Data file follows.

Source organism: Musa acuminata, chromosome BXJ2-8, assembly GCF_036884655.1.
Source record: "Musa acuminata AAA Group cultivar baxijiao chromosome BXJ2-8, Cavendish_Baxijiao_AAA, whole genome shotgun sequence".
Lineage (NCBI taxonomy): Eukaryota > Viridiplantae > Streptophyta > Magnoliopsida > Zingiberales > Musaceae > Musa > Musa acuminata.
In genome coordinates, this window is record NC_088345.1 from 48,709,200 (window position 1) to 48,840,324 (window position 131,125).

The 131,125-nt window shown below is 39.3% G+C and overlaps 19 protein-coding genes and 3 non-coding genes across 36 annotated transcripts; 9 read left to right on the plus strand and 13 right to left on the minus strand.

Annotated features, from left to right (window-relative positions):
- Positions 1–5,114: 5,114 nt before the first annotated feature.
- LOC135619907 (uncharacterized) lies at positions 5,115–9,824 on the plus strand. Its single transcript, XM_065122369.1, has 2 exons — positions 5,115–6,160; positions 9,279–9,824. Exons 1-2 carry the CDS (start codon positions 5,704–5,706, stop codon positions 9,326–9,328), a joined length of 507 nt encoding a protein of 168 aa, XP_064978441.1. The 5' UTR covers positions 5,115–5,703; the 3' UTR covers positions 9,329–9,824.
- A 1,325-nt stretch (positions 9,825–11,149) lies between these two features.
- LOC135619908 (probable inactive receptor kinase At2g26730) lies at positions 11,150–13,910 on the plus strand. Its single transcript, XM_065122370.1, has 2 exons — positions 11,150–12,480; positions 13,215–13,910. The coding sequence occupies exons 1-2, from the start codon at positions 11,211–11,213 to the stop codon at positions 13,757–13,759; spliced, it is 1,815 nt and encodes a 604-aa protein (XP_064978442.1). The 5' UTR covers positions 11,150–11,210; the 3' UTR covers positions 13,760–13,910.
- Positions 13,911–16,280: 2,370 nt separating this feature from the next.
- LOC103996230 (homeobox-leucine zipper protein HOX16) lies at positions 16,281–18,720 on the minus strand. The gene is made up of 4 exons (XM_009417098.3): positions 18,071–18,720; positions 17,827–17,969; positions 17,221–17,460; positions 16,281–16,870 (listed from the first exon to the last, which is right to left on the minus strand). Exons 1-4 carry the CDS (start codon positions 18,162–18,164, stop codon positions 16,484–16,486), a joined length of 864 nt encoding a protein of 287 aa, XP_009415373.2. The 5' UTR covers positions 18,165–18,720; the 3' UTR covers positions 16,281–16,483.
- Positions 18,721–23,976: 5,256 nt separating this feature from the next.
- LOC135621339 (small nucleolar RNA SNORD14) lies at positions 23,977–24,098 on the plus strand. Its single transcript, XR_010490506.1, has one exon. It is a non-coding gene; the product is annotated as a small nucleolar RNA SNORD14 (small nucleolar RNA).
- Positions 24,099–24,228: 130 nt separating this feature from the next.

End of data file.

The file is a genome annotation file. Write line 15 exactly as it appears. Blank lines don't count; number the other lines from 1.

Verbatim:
- Positions 24,099–24,228: 130 nt separating this feature from the next.